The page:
Harry Truman was named in honor of his mother’s brother, Harrison Young. Harry was never given a middle name, only the initial “S” – a compromise tribute to his maternal grandfather, Solomon Young, and his paternal grandfather, Anderson Shippe Truman. So, the proper way to write his name is Harry S Truman, without a period behind the middle initial.

Harry Truman was named in honor of his mother’s brother, Harrison Young. Harry was never given a middle name, only the initial “S” – a compromise tribute to his maternal grandfather, Solomon Young, and his paternal grandfather, Anderson Shippe Truman. So, the proper way to write his name is Harry S Truman, without a period behind the middle initial.

I guess you could say Harry was a ladies man, but it wasn’t other women he was interested in. It was only his mother, Martha, and his grandmother, Harriet Young, his sister, Mary Jane, wife Bess and daughter Margaret I’m talking about. And we cannot forget his two cousins, Nellie and Ethel Noland, who lived across the street from Bess on North Delaware.

Harry Truman was all about family, but he never bought a single stick of furniture in his entire life, not to mention ever buying a house, at least none that I’m aware of. The Summer White House (Truman home) at 219 N. Delaware was the home of Mrs. Truman’s grandparents.

Bess Wallace and her mother moved in with Grandma after the death of Bess’ father. Bess devoted her life from that time forward to taking care of her mother and grandmother. She did not marry Harry until she was about 35 years old.

Bess Wallace was the only girl for Harry ever since they first met in Sunday school at the First Presbyterian Church. He was 6 years old, and she was 5. Bess was an adorable tomboy from one of the most prominent families in town. Harry was the son of a debt-ridden farmer at Grandview. Once they grew up, Harry had to return to the farm and help his father in 1906. Times were tough and Grandview was a long way from North Delaware Street. It would take Harry many years and hundreds of love letters before he would convince Bess to marry him.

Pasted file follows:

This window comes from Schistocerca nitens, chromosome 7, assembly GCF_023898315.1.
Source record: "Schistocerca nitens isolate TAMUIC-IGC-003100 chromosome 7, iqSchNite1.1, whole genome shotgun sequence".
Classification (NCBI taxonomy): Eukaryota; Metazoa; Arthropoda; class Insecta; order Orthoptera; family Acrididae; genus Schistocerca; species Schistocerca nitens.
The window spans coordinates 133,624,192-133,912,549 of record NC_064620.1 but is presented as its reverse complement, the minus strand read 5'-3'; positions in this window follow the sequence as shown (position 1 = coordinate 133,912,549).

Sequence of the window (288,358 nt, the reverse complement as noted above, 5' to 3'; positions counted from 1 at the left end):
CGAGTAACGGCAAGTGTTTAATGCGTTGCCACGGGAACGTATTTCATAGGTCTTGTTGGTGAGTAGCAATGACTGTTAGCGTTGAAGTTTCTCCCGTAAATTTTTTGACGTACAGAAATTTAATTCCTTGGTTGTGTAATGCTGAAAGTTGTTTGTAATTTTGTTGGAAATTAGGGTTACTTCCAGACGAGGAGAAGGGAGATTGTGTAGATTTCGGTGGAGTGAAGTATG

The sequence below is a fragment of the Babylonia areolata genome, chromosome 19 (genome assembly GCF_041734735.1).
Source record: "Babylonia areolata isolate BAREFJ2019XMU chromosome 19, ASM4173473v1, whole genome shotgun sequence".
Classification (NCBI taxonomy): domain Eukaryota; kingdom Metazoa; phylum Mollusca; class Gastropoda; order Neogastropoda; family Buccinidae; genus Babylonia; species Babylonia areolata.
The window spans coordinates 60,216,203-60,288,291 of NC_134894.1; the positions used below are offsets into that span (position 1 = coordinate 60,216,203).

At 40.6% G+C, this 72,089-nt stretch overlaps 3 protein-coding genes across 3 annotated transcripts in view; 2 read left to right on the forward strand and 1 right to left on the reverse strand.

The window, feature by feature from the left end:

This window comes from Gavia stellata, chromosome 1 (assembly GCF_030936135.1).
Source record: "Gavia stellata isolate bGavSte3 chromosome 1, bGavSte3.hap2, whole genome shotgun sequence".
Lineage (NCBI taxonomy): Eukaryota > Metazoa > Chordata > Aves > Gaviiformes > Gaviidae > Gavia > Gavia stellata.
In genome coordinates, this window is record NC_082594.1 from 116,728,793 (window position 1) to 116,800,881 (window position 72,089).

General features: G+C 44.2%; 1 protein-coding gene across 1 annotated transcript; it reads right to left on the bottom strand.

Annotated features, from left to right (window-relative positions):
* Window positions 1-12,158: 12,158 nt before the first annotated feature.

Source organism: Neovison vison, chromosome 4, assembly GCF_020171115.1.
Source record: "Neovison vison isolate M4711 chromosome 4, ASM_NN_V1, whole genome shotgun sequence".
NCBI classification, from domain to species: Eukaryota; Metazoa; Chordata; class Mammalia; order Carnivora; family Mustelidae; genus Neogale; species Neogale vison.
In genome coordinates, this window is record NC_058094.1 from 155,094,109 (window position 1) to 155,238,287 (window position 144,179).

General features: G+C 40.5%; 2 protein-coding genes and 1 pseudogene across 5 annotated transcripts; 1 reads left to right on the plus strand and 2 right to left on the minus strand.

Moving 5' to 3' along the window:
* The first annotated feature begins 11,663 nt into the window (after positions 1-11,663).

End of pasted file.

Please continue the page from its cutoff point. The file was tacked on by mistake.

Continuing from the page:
In one of those convincing love letters he said, “I’d make love to you so hard you’d either have to say yes or knock me in the head. Still, if I thought you cared a little I’d double my efforts to amount to something and maybe would succeed.”

The first time he proposed to her, she turned him down. But seven years later, following World War I, they were married. After Harry amounted to something and became president, his mother, Martha, took her first airplane ride for a visit to the White House in Washington. Stepping off the presidential plane, she was surprised by the large crowd assembled there to greet her and said that if she had known there would be such a fuss over her arrival, she would have just stayed home.

Harry’s grandmother, Harriet Young, was 88 when he returned to the farm in 1906, but she was as hale and hearty as a woman of 50, he said.

“She was a grand old lady, had helped make my grandfather a successful man,” Harry wrote. “She was a good Baptist, a strong sympathizer with the Confederate States of America and an Indian fighter in her own right. She has told me a great many stories of conditions in Jackson County in the 1840s. My grandfather, Solomon Young, was a freighter out West, running from Westport and Independence to Salt Lake City and San Francisco from 1844 to the late ’60s and my grandmother kept the 5,000-acre Jackson County farms going. She not only raised her own nine children, but she also raised a couple of nephews, numerous slave children and some neighborhood orphans. She had the most beautiful red hair I’ve ever seen, and a kindly, benevolent attitude to those she liked.”

Reference: “Truman’s Grandview Farm” by Jon Taylor.
In cooperation with The Examiner, Ted W. Stillwell is available to speak before any club, church, civic, senior or school groups.